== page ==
Brutally cold weather has iced plans for scores of events in the Northeast from New Year’s Eve through New Year’s Day. But the show will go on in New York City, where people will start gathering in Times Square up to nine hours before the famous ball drop.
Authorities are warning revelers to dress in layers, cover exposed skin, lay off the booze and bring some hand warmers. They say it could be one of the coldest New Year’s Eve ball drops on record.
The coldest New Year’s Eve in Times Square was in 1917, when it was 1 degree at midnight. This year, the forecast is for 11 degrees with a wind chill around zero, which would tie for second with 1962.
Extra New York Fire Department personnel are going to be on hand to provide medical support.
Meanwhile, frigid conditions in Boston are taking their toll on the nation’s fifth-largest transit system.
The Massachusetts Bay Transportation Authority has spent heavily to winterize what’s known as the “T” since it was crippled by record-breaking snowfall in 2015. But the agency reported “severe delays” on one of its lines Friday, citing a broken piece of track and a disabled train among other problems.
Keolis Boston operates the commuter rail system for the MBTA and reported delays on several of its lines.
A company spokesman says crews worked through the night to repair cracked rails and broken switches ahead of the morning commute, but he says it’s not always enough to deal with the extreme conditions.
Commuters were advised to dress in layers to stay warm while waiting on platforms.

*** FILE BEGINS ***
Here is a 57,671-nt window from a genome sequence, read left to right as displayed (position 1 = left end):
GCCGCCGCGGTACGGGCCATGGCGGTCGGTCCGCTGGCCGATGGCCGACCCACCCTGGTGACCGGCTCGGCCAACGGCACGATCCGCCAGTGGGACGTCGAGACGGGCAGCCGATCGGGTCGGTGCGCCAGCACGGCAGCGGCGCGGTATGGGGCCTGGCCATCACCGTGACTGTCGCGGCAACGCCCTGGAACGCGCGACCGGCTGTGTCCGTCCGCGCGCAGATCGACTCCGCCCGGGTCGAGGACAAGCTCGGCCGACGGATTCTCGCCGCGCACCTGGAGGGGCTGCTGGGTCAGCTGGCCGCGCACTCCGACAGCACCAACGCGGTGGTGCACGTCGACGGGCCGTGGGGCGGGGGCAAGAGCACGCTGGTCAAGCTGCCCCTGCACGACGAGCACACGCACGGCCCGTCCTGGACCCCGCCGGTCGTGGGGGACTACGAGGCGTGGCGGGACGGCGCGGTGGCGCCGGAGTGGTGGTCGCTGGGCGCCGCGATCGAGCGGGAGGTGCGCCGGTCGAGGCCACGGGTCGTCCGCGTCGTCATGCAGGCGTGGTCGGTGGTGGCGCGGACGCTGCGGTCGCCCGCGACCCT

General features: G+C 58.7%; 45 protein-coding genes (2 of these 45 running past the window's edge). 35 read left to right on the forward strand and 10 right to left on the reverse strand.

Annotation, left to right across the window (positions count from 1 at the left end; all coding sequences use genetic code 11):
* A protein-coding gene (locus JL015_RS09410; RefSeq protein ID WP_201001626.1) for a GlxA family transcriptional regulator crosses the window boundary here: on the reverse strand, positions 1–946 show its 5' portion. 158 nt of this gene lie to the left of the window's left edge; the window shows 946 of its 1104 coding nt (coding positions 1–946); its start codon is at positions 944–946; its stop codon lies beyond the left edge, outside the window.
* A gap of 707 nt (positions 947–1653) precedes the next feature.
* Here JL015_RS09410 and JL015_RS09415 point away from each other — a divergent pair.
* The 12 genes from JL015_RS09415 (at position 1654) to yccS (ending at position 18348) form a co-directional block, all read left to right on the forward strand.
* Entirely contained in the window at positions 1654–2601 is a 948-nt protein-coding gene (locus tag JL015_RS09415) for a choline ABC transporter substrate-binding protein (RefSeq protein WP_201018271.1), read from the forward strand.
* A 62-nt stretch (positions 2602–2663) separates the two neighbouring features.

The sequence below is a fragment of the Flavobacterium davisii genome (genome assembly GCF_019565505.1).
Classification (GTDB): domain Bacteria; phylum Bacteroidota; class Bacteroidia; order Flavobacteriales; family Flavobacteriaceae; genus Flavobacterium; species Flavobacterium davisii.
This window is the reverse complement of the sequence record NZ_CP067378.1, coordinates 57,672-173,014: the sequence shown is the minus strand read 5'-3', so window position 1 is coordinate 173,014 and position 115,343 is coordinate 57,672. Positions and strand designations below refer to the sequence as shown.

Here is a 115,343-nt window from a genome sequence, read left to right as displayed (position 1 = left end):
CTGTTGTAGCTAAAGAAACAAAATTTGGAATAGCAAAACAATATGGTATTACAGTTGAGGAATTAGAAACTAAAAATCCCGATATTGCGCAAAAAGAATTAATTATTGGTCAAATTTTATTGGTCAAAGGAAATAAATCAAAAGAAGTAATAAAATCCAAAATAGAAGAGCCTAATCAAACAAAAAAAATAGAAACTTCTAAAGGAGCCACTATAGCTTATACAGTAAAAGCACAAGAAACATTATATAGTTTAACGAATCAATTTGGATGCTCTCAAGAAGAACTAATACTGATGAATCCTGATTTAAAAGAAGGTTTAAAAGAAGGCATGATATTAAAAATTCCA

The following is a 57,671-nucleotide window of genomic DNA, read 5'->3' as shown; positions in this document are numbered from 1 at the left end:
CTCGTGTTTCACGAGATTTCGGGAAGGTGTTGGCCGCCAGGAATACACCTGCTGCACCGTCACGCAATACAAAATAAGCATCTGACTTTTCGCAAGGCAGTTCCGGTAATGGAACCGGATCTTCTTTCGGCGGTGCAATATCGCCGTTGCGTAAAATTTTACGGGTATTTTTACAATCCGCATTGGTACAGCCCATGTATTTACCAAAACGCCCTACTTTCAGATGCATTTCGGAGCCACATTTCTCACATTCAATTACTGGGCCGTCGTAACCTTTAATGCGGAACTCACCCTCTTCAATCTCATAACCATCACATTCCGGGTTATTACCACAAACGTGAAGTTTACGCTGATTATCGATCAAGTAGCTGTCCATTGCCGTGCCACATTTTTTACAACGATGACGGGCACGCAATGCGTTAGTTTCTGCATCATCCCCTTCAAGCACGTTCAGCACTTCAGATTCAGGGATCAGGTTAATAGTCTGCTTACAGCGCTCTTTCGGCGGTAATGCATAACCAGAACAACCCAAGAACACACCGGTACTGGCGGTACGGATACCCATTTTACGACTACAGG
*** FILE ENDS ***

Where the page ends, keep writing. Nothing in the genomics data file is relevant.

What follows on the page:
Across the U.S., the toll from record-breaking snowfalls and temperatures across the U.S. is starting to pile up. Bitter temperatures and snow squalls have been blamed for a handful of deaths.
Already winter-weary parts of the nation are dealing with a mounting number of weather-related headaches, from highway pileups to frozen pipes and a rash of car thefts. Police in the Cincinnati area said a half-dozen cars have been stolen in recent days after being left running unattended by owners trying to warm them up.
In Erie, Pennsylvania, a five-foot snowfall is now frozen in place, with residents marooned underneath it.
Homeless shelters in Chicago were jammed with people like Lee Lane. Imagine a person without this,” Lane said. “I can’t even imagine that. You would pretty much die in the street. You would freeze to death.”
Along Cape Cod, three thresher sharks have washed up frozen since Wednesday.
In Boston, Mayor Martin Walsh warned this weekend will be arctic. “The only thing I know to guarantee is the ice sculptures will not melt for the next three days,” Walsh said.
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